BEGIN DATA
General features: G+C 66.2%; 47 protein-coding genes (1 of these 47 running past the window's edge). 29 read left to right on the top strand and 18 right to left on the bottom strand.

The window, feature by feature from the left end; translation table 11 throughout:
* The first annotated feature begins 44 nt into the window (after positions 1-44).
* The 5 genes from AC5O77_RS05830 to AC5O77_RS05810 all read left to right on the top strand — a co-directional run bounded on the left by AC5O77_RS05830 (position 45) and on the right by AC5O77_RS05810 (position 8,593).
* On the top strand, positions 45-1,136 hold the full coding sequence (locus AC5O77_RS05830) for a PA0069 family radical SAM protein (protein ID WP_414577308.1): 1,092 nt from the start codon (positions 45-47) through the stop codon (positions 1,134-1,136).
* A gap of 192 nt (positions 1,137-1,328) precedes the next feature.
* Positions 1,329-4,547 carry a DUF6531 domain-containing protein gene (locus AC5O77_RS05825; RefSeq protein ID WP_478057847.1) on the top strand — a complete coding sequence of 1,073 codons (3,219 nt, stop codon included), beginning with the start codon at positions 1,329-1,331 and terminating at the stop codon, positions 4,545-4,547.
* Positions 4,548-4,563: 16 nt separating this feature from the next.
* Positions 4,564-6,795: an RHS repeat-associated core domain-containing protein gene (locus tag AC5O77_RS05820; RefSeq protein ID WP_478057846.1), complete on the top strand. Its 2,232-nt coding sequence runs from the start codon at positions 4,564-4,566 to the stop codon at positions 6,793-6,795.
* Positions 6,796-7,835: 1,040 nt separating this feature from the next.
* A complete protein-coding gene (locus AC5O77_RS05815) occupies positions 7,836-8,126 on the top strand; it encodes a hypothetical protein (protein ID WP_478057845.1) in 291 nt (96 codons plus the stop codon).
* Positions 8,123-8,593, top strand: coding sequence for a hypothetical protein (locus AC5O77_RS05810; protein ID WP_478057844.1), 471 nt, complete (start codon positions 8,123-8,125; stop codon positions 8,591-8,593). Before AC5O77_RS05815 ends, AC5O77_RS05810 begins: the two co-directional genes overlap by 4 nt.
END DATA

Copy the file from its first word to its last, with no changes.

General features: G+C 66.2%; 47 protein-coding genes (1 of these 47 running past the window's edge). 29 read left to right on the top strand and 18 right to left on the bottom strand.

The window, feature by feature from the left end; translation table 11 throughout:
* The first annotated feature begins 44 nt into the window (after positions 1-44).
* The 5 genes from AC5O77_RS05830 to AC5O77_RS05810 all read left to right on the top strand — a co-directional run bounded on the left by AC5O77_RS05830 (position 45) and on the right by AC5O77_RS05810 (position 8,593).
* On the top strand, positions 45-1,136 hold the full coding sequence (locus AC5O77_RS05830) for a PA0069 family radical SAM protein (protein ID WP_414577308.1): 1,092 nt from the start codon (positions 45-47) through the stop codon (positions 1,134-1,136).
* A gap of 192 nt (positions 1,137-1,328) precedes the next feature.
* Positions 1,329-4,547 carry a DUF6531 domain-containing protein gene (locus AC5O77_RS05825; RefSeq protein ID WP_478057847.1) on the top strand — a complete coding sequence of 1,073 codons (3,219 nt, stop codon included), beginning with the start codon at positions 1,329-1,331 and terminating at the stop codon, positions 4,545-4,547.
* Positions 4,548-4,563: 16 nt separating this feature from the next.
* Positions 4,564-6,795: an RHS repeat-associated core domain-containing protein gene (locus tag AC5O77_RS05820; RefSeq protein ID WP_478057846.1), complete on the top strand. Its 2,232-nt coding sequence runs from the start codon at positions 4,564-4,566 to the stop codon at positions 6,793-6,795.
* Positions 6,796-7,835: 1,040 nt separating this feature from the next.
* A complete protein-coding gene (locus AC5O77_RS05815) occupies positions 7,836-8,126 on the top strand; it encodes a hypothetical protein (protein ID WP_478057845.1) in 291 nt (96 codons plus the stop codon).
* Positions 8,123-8,593, top strand: coding sequence for a hypothetical protein (locus AC5O77_RS05810; protein ID WP_478057844.1), 471 nt, complete (start codon positions 8,123-8,125; stop codon positions 8,591-8,593). Before AC5O77_RS05815 ends, AC5O77_RS05810 begins: the two co-directional genes overlap by 4 nt.